Random Samples

Science  18 Jan 2002:
Vol. 295, Issue 5554, pp. 437
  1. There's Life in the Old Bull Yet

    Herman, the world's first genetically engineered bull, has dodged death a second time. This time a funeral insurance company has offered to save his transgenic hide.

    Herman was created in 1990 by Pharming, a Dutch biotech company that hoped his female descendants would produce an antibacterial protein called lactoferrin in their milk. The experiment was abandoned in the mid-1990s, and under Dutch law Herman and his transgenic offspring were supposed to be killed. But the popular Herman avoided the abattoir when the government commuted his sentence. Later, Naturalis, a natural history museum in Leiden, agreed to house him starting later this year and make him the centerpiece of a new biotech exhibit.

    But last week it seemed that Herman might not live that long. Regulations aimed at preventing the accidental release of transgenic organisms make keeping Herman expensive, and cash-strapped Pharming recently reneged on a promise to continue footing the $40,000 annual tab. Instead, it said it might put Herman to sleep. That prospect caused a public outcry–and a generous outpouring of financial help. Naturalis says several companies have offered to support Herman in his old age, and a deal is imminent. Among the most serious contenders is Yarden, a company that, for a small monthly fee, will see that you get a tasteful burial when the time comes. The company says Herman's rescue would nicely embody its mission: “respect for life and death.”

    The Dutch Society for the Protection of Animals opposes the transfer to Naturalis, however, and wants Herman to spend his remaining years in his familiar Pharming stable. “Herman is not a fairground attraction,” says a society spokesperson. “He needs quiet and stability in his life.”

  2. The Best and the Brightest

    The young inventors of a sign-language translator and a device that could lead to the development of better artificial joints have won the prestigious Siemens Westinghouse Science and Technology Competition for 2001. Top individual honors and a $100,000 scholarship went to Ryan Patterson, a senior at Central High School in Grand Junction, Colorado. Patterson developed—and patented—a glove that automatically translates sign language into characters on a computer screen. The team title was claimed by Shira Billet and Dora Sosnowik, seniors at the Stella K. Abraham High School for Girls in Hewlett Bay Park, New York. Billet and Sosnowik, who will share $100,000 in scholarship money, invented a device that measures the viscosity of ultrathin lubricating films. Their invention should aid the developers of electronics, micromechanical devices, and even artificial joints. The annual competition recognizes the scientific and technological achievements of American high school students. The 2001 awards were presented 3 December at the headquarters of the American Association for the Advancement of Science (publisher of Science) in Washington, D.C.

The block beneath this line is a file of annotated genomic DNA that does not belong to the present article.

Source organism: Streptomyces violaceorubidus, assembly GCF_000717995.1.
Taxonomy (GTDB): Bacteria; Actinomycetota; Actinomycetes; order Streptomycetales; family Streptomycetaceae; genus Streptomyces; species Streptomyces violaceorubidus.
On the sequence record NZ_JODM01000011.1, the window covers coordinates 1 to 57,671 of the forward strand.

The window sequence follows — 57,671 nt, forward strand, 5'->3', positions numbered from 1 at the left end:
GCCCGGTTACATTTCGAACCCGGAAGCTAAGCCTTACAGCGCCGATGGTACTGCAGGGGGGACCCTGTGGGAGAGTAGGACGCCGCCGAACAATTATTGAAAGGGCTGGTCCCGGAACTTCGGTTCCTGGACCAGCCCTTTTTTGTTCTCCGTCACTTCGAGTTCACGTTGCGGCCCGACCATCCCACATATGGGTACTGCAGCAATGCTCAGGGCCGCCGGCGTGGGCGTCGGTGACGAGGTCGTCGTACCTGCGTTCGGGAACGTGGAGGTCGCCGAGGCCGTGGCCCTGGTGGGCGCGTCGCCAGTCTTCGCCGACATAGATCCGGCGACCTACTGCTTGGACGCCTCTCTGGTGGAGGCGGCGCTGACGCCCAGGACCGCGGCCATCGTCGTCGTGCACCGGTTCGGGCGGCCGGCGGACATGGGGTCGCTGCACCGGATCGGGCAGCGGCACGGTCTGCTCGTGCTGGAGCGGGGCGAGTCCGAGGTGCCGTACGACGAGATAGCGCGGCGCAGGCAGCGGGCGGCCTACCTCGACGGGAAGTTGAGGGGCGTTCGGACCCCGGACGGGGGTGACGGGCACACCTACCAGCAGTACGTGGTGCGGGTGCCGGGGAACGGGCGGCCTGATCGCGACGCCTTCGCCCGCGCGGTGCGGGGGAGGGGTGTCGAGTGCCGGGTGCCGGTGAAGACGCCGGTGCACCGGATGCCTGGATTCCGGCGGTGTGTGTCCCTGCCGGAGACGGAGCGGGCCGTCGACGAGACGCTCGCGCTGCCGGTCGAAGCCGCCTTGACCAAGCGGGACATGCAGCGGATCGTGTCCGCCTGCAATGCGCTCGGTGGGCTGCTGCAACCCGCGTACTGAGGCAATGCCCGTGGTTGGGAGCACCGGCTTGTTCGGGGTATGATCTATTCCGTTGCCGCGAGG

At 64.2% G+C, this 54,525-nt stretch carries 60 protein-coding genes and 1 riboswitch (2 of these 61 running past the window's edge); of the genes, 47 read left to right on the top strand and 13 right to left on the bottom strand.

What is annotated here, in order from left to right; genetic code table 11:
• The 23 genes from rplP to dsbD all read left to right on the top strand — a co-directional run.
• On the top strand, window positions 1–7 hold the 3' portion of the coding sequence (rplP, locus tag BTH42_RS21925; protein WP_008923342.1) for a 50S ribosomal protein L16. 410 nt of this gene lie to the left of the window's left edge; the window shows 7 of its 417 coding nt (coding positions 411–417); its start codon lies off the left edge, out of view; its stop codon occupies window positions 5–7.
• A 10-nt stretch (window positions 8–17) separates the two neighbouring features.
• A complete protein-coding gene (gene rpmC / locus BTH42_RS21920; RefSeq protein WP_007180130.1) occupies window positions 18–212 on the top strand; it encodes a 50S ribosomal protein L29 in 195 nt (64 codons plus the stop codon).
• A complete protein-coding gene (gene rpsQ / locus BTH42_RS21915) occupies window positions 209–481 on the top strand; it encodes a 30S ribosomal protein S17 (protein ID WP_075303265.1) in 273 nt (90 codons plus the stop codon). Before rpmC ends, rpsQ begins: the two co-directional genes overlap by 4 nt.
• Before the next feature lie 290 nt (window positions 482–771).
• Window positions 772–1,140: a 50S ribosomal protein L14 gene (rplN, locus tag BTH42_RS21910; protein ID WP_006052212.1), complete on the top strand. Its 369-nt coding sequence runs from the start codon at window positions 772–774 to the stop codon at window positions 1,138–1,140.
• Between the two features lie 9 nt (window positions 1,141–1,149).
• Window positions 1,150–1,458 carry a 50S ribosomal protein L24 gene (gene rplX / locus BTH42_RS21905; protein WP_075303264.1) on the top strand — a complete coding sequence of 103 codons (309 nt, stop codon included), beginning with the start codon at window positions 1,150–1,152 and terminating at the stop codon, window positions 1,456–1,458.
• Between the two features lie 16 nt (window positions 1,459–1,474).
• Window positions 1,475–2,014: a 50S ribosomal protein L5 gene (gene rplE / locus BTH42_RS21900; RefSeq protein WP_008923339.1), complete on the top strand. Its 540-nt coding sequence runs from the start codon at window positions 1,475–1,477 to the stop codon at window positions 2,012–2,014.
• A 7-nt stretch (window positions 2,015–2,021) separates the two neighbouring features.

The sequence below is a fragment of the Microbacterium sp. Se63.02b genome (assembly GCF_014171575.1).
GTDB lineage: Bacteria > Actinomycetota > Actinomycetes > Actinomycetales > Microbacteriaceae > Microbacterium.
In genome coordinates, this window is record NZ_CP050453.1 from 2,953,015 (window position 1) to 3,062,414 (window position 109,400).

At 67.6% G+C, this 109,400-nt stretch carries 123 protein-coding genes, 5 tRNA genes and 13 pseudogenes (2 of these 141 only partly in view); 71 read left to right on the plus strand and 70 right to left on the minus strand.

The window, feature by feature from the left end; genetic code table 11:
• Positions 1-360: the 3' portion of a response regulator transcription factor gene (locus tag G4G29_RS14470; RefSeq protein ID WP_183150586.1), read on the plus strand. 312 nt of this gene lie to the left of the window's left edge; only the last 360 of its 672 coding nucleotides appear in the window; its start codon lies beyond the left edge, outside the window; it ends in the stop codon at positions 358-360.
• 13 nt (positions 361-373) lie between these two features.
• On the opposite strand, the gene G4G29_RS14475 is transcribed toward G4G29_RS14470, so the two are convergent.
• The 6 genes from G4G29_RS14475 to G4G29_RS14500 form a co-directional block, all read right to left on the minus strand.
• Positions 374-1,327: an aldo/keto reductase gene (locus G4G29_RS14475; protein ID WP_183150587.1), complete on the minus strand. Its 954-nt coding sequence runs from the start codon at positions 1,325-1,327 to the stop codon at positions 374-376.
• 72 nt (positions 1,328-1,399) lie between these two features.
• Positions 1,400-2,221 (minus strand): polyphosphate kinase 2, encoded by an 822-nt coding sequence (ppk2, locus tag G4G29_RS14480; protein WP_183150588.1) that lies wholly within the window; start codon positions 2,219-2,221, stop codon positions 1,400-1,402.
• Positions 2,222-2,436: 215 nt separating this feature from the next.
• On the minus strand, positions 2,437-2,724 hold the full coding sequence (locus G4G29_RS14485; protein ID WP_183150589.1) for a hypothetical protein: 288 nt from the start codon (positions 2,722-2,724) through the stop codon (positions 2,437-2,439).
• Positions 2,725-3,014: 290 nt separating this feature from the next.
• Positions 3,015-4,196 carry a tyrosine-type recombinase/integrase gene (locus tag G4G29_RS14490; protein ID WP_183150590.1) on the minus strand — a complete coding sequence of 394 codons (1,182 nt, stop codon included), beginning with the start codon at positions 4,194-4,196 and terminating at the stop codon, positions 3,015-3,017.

3. A Star Is Born

    CREDIT: John MacDonald/Canada-France-Hawaii Telescope Facility

    There's a new “star” in the sky, and it's taking the twinkle out of all the others. With a little help from the Lawrence Livermore National Laboratory in California, the Keck Observatory in Mauna Kea, Hawaii, has a brand-new laser that projects a yellow spot on the sky 100 kilometers above the Earth. The spot from the 18-watt laser is too dim to be seen with the naked eye, but it's bright enough to help the Keck II telescope see clearly through Earth's atmospheric turbulence, which makes stars twinkle and blurs astronomical images.

    The meter-wide blotch “looks slightly fatter than a star,” says Livermore's Claire Max, the principal investigator for the laser project. While the telescope focuses on the virtual star, computers adjust Keck II's deformable mirror, which continually flexes to compensate for atmospheric turbulence. No word on whether it does any good to wish upon the artificial star; Jiminy Cricket could not be reached for comment.

  4. Pigs Up, Sheep Down

    Maybe it's that herd instinct that causes science-minded investors to stampede into the stock market. Earlier this month investors pushed the price of U.K.-based PPL Therapeutics up 50% on news that the struggling biotech company had created genetically modified pigs that might produce organs transplantable into humans. But a few days later they let the price sink just as precipitously after the BBC reported that Dolly, the pioneering cloned sheep that the company helped create in 1996, had arthritis in one hind leg. Scientists, meanwhile, cautioned against reading too much into either development.

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